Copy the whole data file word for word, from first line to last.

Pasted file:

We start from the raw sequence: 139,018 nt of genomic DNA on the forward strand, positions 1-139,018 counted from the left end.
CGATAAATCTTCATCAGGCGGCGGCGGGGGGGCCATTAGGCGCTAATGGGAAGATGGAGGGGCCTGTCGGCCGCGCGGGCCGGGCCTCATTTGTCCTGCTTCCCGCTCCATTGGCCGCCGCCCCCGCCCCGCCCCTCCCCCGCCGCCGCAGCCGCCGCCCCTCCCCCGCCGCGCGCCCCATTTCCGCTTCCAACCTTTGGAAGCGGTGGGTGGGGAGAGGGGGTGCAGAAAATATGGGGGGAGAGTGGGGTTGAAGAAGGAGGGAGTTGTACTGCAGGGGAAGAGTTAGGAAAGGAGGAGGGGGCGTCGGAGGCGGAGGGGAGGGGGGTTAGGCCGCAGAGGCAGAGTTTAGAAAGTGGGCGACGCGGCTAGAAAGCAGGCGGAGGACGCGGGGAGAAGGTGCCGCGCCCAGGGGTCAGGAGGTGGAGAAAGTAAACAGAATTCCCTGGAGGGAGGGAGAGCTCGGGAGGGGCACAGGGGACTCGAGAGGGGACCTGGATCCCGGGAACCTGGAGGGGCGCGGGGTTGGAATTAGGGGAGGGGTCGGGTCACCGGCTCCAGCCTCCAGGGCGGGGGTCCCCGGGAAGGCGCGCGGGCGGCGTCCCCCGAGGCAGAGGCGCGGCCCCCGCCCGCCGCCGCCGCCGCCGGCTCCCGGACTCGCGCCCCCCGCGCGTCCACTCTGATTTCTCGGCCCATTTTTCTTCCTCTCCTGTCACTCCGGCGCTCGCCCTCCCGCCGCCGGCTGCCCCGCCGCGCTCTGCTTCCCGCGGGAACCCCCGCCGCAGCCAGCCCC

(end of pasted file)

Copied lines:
We start from the raw sequence: 139,018 nt of genomic DNA on the forward strand, positions 1-139,018 counted from the left end.
CGATAAATCTTCATCAGGCGGCGGCGGGGGGGCCATTAGGCGCTAATGGGAAGATGGAGGGGCCTGTCGGCCGCGCGGGCCGGGCCTCATTTGTCCTGCTTCCCGCTCCATTGGCCGCCGCCCCCGCCCCGCCCCTCCCCCGCCGCCGCAGCCGCCGCCCCTCCCCCGCCGCGCGCCCCATTTCCGCTTCCAACCTTTGGAAGCGGTGGGTGGGGAGAGGGGGTGCAGAAAATATGGGGGGAGAGTGGGGTTGAAGAAGGAGGGAGTTGTACTGCAGGGGAAGAGTTAGGAAAGGAGGAGGGGGCGTCGGAGGCGGAGGGGAGGGGGGTTAGGCCGCAGAGGCAGAGTTTAGAAAGTGGGCGACGCGGCTAGAAAGCAGGCGGAGGACGCGGGGAGAAGGTGCCGCGCCCAGGGGTCAGGAGGTGGAGAAAGTAAACAGAATTCCCTGGAGGGAGGGAGAGCTCGGGAGGGGCACAGGGGACTCGAGAGGGGACCTGGATCCCGGGAACCTGGAGGGGCGCGGGGTTGGAATTAGGGGAGGGGTCGGGTCACCGGCTCCAGCCTCCAGGGCGGGGGTCCCCGGGAAGGCGCGCGGGCGGCGTCCCCCGAGGCAGAGGCGCGGCCCCCGCCCGCCGCCGCCGCCGCCGGCTCCCGGACTCGCGCCCCCCGCGCGTCCACTCTGATTTCTCGGCCCATTTTTCTTCCTCTCCTGTCACTCCGGCGCTCGCCCTCCCGCCGCCGGCTGCCCCGCCGCGCTCTGCTTCCCGCGGGAACCCCCGCCGCAGCCAGCCCC